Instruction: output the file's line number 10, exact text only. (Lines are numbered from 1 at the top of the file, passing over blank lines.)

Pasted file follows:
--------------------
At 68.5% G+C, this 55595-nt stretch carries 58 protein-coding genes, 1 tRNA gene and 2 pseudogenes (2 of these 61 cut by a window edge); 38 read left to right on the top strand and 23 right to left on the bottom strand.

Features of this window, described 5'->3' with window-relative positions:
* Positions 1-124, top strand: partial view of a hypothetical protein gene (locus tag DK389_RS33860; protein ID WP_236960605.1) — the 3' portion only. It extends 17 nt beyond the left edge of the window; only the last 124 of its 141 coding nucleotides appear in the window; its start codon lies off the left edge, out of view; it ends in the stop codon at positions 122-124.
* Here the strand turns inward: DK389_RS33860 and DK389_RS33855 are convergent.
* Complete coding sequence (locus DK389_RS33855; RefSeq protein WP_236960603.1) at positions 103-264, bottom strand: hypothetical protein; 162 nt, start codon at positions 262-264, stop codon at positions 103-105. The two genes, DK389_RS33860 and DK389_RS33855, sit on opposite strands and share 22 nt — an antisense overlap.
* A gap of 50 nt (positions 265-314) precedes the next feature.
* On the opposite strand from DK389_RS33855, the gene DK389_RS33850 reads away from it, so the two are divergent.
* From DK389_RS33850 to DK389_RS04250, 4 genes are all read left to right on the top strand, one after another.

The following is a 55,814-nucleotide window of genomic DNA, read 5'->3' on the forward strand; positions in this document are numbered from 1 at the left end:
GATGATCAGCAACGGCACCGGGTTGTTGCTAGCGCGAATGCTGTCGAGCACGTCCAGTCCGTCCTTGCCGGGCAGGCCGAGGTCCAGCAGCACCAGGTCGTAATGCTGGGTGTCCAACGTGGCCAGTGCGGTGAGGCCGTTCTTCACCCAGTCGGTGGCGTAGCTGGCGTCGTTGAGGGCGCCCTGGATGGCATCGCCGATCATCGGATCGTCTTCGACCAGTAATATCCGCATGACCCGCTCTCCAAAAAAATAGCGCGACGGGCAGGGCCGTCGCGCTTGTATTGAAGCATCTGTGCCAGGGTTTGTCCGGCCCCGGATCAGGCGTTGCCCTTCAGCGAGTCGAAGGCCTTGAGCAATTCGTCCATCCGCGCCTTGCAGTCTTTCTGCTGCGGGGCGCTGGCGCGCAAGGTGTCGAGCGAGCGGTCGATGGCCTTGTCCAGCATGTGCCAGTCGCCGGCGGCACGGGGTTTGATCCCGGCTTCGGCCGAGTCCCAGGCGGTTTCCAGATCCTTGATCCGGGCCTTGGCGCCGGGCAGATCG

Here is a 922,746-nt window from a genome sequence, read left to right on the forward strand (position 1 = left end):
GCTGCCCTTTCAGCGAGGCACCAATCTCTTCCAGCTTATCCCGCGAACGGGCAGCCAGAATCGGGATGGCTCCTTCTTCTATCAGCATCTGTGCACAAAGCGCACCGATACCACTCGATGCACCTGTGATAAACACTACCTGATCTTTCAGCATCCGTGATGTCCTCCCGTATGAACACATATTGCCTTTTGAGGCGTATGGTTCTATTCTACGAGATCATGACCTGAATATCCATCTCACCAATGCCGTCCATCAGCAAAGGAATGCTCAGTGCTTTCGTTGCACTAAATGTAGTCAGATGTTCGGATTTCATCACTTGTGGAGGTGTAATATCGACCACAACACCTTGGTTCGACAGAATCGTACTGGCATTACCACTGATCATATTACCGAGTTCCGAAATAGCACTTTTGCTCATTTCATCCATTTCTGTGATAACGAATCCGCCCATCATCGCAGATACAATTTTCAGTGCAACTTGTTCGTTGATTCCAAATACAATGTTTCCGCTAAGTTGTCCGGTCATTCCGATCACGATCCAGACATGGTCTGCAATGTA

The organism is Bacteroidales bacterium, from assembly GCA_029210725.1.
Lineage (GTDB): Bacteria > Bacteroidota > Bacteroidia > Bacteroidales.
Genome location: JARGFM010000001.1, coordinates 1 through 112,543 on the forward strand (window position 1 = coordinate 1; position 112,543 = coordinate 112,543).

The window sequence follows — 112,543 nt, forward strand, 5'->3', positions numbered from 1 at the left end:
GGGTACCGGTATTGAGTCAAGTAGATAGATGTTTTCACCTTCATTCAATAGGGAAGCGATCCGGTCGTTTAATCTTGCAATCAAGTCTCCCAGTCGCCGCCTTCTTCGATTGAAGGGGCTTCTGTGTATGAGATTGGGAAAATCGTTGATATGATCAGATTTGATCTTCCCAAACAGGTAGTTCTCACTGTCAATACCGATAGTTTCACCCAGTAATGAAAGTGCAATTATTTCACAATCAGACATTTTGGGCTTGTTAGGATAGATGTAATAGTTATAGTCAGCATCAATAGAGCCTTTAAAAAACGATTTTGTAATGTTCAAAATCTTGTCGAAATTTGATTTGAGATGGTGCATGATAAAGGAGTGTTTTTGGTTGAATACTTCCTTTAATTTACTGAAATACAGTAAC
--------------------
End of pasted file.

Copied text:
GATGATCAGCAACGGCACCGGGTTGTTGCTAGCGCGAATGCTGTCGAGCACGTCCAGTCCGTCCTTGCCGGGCAGGCCGAGGTCCAGCAGCACCAGGTCGTAATGCTGGGTGTCCAACGTGGCCAGTGCGGTGAGGCCGTTCTTCACCCAGTCGGTGGCGTAGCTGGCGTCGTTGAGGGCGCCCTGGATGGCATCGCCGATCATCGGATCGTCTTCGACCAGTAATATCCGCATGACCCGCTCTCCAAAAAAATAGCGCGACGGGCAGGGCCGTCGCGCTTGTATTGAAGCATCTGTGCCAGGGTTTGTCCGGCCCCGGATCAGGCGTTGCCCTTCAGCGAGTCGAAGGCCTTGAGCAATTCGTCCATCCGCGCCTTGCAGTCTTTCTGCTGCGGGGCGCTGGCGCGCAAGGTGTCGAGCGAGCGGTCGATGGCCTTGTCCAGCATGTGCCAGTCGCCGGCGGCACGGGGTTTGATCCCGGCTTCGGCCGAGTCCCAGGCGGTTTCCAGATCCTTGATCCGGGCCTTGGCGCCGGGCAGATCG